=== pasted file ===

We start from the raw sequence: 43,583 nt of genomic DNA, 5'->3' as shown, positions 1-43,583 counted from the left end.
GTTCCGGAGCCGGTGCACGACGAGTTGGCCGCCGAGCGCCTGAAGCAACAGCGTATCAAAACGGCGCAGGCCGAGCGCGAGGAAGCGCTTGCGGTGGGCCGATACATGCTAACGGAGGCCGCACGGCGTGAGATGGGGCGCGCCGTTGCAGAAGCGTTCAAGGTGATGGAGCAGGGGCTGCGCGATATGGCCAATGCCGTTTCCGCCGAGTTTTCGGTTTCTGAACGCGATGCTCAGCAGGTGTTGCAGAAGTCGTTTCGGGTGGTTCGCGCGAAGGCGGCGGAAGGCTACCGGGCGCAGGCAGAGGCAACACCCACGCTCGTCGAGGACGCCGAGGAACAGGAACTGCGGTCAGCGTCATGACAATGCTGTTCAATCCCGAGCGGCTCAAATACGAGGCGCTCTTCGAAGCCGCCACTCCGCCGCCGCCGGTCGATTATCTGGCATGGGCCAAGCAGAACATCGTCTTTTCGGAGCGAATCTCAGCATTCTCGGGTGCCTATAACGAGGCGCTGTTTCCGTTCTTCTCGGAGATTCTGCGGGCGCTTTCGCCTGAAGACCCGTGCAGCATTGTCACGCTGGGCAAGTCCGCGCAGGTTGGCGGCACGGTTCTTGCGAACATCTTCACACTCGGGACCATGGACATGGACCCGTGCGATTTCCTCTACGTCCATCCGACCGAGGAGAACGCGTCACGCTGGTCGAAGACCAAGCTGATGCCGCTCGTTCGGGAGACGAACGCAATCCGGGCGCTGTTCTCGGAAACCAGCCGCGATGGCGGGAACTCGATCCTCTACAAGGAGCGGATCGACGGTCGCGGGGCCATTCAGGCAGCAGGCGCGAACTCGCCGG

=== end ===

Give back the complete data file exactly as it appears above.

We start from the raw sequence: 43,583 nt of genomic DNA, 5'->3' as shown, positions 1-43,583 counted from the left end.
GTTCCGGAGCCGGTGCACGACGAGTTGGCCGCCGAGCGCCTGAAGCAACAGCGTATCAAAACGGCGCAGGCCGAGCGCGAGGAAGCGCTTGCGGTGGGCCGATACATGCTAACGGAGGCCGCACGGCGTGAGATGGGGCGCGCCGTTGCAGAAGCGTTCAAGGTGATGGAGCAGGGGCTGCGCGATATGGCCAATGCCGTTTCCGCCGAGTTTTCGGTTTCTGAACGCGATGCTCAGCAGGTGTTGCAGAAGTCGTTTCGGGTGGTTCGCGCGAAGGCGGCGGAAGGCTACCGGGCGCAGGCAGAGGCAACACCCACGCTCGTCGAGGACGCCGAGGAACAGGAACTGCGGTCAGCGTCATGACAATGCTGTTCAATCCCGAGCGGCTCAAATACGAGGCGCTCTTCGAAGCCGCCACTCCGCCGCCGCCGGTCGATTATCTGGCATGGGCCAAGCAGAACATCGTCTTTTCGGAGCGAATCTCAGCATTCTCGGGTGCCTATAACGAGGCGCTGTTTCCGTTCTTCTCGGAGATTCTGCGGGCGCTTTCGCCTGAAGACCCGTGCAGCATTGTCACGCTGGGCAAGTCCGCGCAGGTTGGCGGCACGGTTCTTGCGAACATCTTCACACTCGGGACCATGGACATGGACCCGTGCGATTTCCTCTACGTCCATCCGACCGAGGAGAACGCGTCACGCTGGTCGAAGACCAAGCTGATGCCGCTCGTTCGGGAGACGAACGCAATCCGGGCGCTGTTCTCGGAAACCAGCCGCGATGGCGGGAACTCGATCCTCTACAAGGAGCGGATCGACGGTCGCGGGGCCATTCAGGCAGCAGGCGCGAACTCGCCGG